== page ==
(See also The Rainforests of Australia, below)
As much land has been cleared in the last 50 years in Australia as was cleared in the previous 150 years. For the year of 1990, land clearing in Australia totalled more than half of that which was cleared in Brazilian Amazonia. Land cleared in Australia in 1994 was equal to that which was cleared in the previous five years. (This included 640,000 hectares of virgin bushland.)
Without the introduction of legislation, this rate of clearance will probably continue to increase. As it is, the eucalyptus forests of mainland Australia, where logging is the major cause of forest degradation and loss, are being destroyed and replaced by plantations. This is especially so in the southwest of the country and Tasmania. (It is ironic to think that, overall, many forests were probably once rainforests prior to their being disturbed - ie, logged, burned and cleared - by European settlers.)
The rainforests in northern Queensland are still threatened by development and poor planning laws which do not protect the large areas of rainforest existing on private land.
The Australian Conservation Foundation's Michael Krockenberger has said that "native vegetation clearance represents one of the largest contributors to greenhouse emissions in Australia". In 1990, carbon dioxide emissions from forest clearing for agriculture totalled 156 million tonnes, which is some 27.3 percent of Australia's nett emissions in carbon dioxide equivalent. (Note: the rate of clearing has doubled since 1990!)
About 20% of Australia's known species of flowering plants and conifers are endangered, vulnerable, or threatened with extinction, especially in the south-west of the country and Tasmania.
Historically, Australia's rainforests have suffered far more negative impact than our eucalypt forests. The clearing of rainforests has happened on such a massive scale that it has altered our perception of native forests. Most Australian people now conceive of native forests as being comprised mostly of eucalypts ('gum trees'). The following quote from W.D. Francis, published in 1929, virtually spelt-out the recipe for destruction of rainforests by new settlers in order to make way for eucalypt forests.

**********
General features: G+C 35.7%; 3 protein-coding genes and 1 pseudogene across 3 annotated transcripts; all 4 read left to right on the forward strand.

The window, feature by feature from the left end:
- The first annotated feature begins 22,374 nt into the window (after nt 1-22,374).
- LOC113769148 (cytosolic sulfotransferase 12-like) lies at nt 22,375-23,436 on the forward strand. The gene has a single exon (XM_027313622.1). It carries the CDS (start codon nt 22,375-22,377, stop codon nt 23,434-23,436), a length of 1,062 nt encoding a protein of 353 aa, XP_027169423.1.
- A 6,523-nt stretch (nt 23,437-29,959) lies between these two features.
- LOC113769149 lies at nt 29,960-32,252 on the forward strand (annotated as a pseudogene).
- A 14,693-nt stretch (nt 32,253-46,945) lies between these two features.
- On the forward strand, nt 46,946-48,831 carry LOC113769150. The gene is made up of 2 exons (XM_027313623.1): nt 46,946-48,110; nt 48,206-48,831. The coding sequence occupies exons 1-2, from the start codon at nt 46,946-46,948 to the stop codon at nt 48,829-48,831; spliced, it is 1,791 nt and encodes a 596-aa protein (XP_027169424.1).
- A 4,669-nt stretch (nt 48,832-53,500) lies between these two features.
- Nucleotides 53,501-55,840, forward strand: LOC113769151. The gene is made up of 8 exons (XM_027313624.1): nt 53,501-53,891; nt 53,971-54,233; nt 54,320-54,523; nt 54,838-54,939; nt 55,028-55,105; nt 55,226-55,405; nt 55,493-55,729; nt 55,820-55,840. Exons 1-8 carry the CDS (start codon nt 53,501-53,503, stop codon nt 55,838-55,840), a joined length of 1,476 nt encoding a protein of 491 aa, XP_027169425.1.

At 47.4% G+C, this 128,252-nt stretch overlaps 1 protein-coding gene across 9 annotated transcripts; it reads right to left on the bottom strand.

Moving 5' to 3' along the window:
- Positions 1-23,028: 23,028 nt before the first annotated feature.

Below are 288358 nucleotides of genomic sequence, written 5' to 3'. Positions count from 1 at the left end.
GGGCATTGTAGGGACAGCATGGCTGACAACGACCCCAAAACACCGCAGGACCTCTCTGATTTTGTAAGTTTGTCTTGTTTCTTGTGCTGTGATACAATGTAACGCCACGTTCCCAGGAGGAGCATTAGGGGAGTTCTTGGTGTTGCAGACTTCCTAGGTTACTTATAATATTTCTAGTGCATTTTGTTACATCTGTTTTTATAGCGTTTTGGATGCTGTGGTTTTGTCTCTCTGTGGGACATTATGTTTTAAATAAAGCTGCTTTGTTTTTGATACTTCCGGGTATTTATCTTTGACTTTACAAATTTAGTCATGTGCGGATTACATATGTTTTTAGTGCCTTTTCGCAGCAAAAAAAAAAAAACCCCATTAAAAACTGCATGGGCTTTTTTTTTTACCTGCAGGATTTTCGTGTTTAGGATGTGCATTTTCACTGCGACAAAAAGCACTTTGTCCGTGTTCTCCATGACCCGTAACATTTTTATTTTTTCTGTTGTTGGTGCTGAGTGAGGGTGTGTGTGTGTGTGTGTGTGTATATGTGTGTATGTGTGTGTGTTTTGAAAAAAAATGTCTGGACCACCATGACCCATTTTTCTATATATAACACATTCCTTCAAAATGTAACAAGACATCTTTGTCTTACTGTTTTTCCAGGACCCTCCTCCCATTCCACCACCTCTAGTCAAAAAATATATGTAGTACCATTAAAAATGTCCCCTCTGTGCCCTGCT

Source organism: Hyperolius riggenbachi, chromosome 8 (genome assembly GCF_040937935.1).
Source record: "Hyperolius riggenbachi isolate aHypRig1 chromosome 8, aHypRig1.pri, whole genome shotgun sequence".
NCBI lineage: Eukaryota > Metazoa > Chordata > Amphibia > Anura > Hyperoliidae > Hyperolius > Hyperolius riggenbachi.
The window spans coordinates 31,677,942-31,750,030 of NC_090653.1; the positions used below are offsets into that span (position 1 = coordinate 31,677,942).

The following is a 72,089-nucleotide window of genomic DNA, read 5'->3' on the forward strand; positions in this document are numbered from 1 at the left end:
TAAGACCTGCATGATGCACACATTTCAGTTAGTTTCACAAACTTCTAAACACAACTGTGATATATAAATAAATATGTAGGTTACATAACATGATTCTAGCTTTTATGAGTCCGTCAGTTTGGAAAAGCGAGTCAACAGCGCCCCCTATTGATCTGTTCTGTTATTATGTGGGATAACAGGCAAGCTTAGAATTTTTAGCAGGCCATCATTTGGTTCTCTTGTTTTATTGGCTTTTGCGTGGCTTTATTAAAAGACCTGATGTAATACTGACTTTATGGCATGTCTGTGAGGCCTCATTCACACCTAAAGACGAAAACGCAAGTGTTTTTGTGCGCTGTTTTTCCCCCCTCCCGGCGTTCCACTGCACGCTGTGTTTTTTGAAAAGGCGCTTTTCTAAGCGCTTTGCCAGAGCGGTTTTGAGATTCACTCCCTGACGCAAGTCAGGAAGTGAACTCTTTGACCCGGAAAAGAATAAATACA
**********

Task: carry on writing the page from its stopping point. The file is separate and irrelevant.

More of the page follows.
"When it was found that trees of the rain forest or 'scrubs', when felled or burnt were killed, it was realised that the rain forest was often more easily cleared than the Eucalyptus forests.
"Very many of the Eucalyptus and open forest constituents persistently shoot after being felled and fired. The revival of these forests in this way makes the task of the settler in clearing operations a difficult one. On the other hand, the extreme sensitiveness to the effects of fire which is exhibited by rain forests allows them to be cleared fairly expeditiously after they have been felled.
"...It has been noticed that, when small patches of rainforest are left in cleared areas, the large living trees on the margins often die gradually. Presumably their death is the result of exposure to which they are unaccustomed... The writer's informant believes that mature trees are much more subject to this kind of injury than are young, vigorous ones."
It is clear that rainforests are particularly vulnerable to long-term damage as a result of logging. Rainforest trees benefit from a continuous forest canopy, and adjacent clearcutting or road-making can cause far more devastation in the forest than is intended.
Rainforest buffer areas which may include some old growth eucalypts, give natural protection to rainforests, which are generally in moist, sheltered pockets and creek valleys where fire seldom penetrates. Vegetation migrates as climate change occurs. The canopy of shelter provided by the rainforest buffer areas can encourage growth of rainforest species.
Dry forests occur in locations such as ridges, where fire is a more common occurrence. Fires become more likely after roads bring an increase of human activity into a forest. After logging in rainforest buffer zones, the regrowth of fire-promoting species such as eucalypts can increase fire danger to the adjacent rainforest.
Mixed forests represent a stage in the succession of rainforests. They have a history of disturbance by fire. In mixed forests, a tall eucalypt overstorey shelters a rainforest understorey. Unfortunately, the different status given to mixed forests in forestry legislation makes them available for logging, whereas in most instances, rainforest are protected.